- Methods This retrospective case series examines the effect of oral CBD administration on symptoms of PTSD in a series of 11 adult patients at an outpatient psychiatry clinic. CBD was given on an open-label, flexible dosing regimen to patients diagnosed with PTSD by a mental health professional. Patients also received routine psychiatric care, including concurrent treatment with psychiatric medications and psychotherapy. The length of the study was 8 weeks. PTSD symptom severity was assessed every 4 weeks by patient-completed PTSD Checklist for the DSM-5 (PCL-5) questionnaires.
- Results From the total sample of 11 patients, 91% (n = 10) experienced a decrease in PTSD symptom severity, as evidenced by a lower PCL-5 score at 8 weeks than at their initial baseline. The mean total PCL-5 score decreased 28%, from a mean baseline score of 51.82 down to 37.14, after eight consecutive weeks of treatment with CBD. CBD was generally well tolerated, and no patients discontinued treatment due to side effects.
- Conclusions Administration of oral CBD in addition to routine psychiatric care was associated with PTSD symptom reduction in adults with PTSD. CBD also appeared to offer relief in a subset of patients who reported frequent nightmares as a symptom of their PTSD. Additional clinical investigation, including double-blind, placebo-controlled trials, would be necessary to further substantiate the response to CBD that was observed in this study.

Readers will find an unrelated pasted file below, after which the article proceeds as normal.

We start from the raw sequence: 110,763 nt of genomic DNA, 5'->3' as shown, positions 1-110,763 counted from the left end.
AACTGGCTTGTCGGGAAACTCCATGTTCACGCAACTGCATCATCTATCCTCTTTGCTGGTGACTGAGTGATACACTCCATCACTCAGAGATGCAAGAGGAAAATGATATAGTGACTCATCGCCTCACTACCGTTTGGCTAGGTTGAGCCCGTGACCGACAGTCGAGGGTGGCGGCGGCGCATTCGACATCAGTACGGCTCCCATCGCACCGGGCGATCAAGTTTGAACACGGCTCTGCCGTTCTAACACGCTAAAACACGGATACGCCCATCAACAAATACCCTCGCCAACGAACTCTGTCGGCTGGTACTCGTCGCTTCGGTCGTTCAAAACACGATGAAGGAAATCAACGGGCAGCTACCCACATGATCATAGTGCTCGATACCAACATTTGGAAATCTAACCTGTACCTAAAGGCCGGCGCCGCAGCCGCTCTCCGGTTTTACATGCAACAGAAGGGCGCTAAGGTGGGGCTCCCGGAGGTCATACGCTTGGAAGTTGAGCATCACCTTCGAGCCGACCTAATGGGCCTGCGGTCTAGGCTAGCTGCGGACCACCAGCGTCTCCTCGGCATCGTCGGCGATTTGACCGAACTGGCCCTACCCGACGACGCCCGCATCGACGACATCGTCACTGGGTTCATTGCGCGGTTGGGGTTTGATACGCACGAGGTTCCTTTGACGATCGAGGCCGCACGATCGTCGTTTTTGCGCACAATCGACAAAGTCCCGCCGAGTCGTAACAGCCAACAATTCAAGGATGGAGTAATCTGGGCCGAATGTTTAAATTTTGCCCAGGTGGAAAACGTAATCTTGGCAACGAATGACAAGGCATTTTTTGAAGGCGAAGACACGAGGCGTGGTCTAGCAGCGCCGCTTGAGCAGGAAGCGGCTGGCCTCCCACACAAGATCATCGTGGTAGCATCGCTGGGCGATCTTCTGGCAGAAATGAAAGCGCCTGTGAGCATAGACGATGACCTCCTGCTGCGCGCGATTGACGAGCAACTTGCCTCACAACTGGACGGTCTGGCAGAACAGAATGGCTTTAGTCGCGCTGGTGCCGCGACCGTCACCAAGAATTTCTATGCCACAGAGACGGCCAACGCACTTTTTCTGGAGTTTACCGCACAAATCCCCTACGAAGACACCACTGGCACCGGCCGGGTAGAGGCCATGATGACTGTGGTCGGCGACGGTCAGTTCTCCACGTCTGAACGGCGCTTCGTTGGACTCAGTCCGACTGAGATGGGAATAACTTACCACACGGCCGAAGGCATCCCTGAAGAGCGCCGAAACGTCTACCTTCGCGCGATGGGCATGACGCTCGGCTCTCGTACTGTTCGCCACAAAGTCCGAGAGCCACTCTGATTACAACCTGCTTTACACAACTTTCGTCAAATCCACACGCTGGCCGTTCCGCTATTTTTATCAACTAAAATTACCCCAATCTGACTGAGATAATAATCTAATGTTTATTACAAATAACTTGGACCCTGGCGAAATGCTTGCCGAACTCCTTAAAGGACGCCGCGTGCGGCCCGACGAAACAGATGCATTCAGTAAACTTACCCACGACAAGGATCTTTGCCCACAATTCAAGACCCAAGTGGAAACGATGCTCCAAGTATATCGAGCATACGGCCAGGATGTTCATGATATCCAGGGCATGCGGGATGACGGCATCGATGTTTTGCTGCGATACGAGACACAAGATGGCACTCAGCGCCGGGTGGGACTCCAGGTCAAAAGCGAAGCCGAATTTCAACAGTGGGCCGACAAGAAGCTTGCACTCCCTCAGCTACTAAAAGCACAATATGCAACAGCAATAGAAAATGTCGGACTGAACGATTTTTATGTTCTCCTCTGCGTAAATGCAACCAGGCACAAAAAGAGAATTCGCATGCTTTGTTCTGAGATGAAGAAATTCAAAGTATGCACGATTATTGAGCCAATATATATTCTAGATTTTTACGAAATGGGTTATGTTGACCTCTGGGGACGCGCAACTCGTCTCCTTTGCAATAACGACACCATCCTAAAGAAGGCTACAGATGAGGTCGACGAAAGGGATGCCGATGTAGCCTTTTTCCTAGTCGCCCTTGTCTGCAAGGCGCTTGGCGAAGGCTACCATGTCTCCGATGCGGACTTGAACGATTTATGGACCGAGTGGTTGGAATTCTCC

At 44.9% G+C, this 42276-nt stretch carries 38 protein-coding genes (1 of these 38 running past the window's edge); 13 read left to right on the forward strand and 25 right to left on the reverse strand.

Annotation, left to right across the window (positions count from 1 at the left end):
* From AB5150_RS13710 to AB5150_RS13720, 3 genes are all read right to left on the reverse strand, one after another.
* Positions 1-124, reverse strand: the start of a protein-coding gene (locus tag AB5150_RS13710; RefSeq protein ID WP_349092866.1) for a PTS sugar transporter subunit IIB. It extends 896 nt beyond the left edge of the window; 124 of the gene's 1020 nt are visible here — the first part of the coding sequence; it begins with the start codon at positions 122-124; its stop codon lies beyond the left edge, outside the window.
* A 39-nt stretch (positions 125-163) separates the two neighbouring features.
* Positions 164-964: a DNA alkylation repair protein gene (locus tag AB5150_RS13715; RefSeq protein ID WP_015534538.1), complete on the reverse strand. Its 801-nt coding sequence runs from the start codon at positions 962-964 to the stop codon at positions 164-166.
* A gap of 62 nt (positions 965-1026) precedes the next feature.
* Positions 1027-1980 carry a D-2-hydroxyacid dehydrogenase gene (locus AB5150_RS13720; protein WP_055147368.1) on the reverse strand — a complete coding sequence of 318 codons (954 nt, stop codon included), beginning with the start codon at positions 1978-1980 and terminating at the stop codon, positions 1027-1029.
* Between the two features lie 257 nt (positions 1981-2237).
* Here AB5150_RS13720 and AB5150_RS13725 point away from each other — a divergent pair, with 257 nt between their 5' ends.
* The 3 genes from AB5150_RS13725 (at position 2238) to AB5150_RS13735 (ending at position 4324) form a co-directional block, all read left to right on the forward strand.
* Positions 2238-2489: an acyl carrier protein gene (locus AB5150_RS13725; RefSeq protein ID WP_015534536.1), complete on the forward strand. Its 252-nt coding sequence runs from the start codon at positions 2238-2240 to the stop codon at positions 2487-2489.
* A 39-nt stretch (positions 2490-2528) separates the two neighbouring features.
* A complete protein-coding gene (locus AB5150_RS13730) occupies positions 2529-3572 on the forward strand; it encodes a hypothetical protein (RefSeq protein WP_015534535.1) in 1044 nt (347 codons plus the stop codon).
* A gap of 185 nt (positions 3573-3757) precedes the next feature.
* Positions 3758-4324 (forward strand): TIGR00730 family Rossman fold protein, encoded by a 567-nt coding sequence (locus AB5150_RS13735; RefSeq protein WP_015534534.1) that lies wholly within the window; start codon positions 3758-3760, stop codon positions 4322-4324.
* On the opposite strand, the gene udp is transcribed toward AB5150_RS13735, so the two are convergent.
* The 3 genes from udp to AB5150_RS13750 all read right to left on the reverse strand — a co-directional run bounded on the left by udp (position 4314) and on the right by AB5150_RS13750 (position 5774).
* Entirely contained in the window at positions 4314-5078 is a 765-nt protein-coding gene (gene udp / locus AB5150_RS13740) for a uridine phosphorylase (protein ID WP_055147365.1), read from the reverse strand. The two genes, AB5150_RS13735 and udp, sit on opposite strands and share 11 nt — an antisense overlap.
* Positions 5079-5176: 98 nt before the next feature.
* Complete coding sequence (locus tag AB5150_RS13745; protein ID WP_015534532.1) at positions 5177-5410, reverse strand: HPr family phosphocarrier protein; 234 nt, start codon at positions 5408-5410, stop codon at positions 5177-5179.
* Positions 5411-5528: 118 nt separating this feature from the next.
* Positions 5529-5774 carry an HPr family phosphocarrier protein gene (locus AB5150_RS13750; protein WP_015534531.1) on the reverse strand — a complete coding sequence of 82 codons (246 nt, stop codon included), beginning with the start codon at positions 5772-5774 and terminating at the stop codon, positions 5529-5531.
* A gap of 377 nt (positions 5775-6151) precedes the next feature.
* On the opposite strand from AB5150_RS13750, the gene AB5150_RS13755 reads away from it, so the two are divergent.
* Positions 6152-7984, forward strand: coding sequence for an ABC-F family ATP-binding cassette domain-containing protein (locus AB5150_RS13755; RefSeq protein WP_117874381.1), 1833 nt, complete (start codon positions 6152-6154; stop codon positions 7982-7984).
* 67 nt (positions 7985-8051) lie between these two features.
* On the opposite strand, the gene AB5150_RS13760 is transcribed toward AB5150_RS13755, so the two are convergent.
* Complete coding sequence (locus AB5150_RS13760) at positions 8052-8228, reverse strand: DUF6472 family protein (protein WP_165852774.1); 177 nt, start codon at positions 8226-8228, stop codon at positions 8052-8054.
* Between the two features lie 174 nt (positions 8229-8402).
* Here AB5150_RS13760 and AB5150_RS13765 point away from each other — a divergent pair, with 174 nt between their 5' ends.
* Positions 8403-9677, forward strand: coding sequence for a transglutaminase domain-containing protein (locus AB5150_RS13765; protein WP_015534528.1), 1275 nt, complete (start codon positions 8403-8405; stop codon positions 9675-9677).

Cannabidiol presents an inverted U-shaped dose-response curve in a simulated public speaking test
- Cannabidiol (CBD) has been found to significantly reduce anxiety during public speaking.
- Funded by the Brazilian Psychiatric Association.
- Objective Cannabidiol (CBD), one of the non-psychotomimetic compounds of Cannabis sativa, causes anxiolytic-like effects in animals, with typical bell-shaped dose-response curves. No study, however, has investigated whether increasing doses of this drug would also cause similar curves in humans. The objective of this study was to compare the acute effects of different doses of CBD and placebo in healthy volunteers performing a simulated public speaking test (SPST), a well-tested anxiety-inducing method.
- Method A total of 57 healthy male subjects were allocated to receive oral CBD at doses of 150 mg (n=15), 300 mg (n=15), 600 mg (n=12) or placebo (n=15) in a double-blind procedure. During the SPST, subjective ratings on the Visual Analogue Mood Scale (VAMS) and physiological measures (systolic and diastolic blood pressure, heart rate) were obtained at six different time points.
- Results Compared to placebo, pretreatment with 300 mg of CBD significantly reduced anxiety during the speech. No significant differences in VAMS scores were observed between groups receiving CBD 150 mg, 600 mg and placebo.
- Conclusion Our findings confirm the anxiolytic-like properties of CBD and are consonant with results of animal studies describing bell-shaped dose-response curves. Optimal therapeutic doses of CBD should be rigorously determined so that research findings can be adequately translated into clinical practice.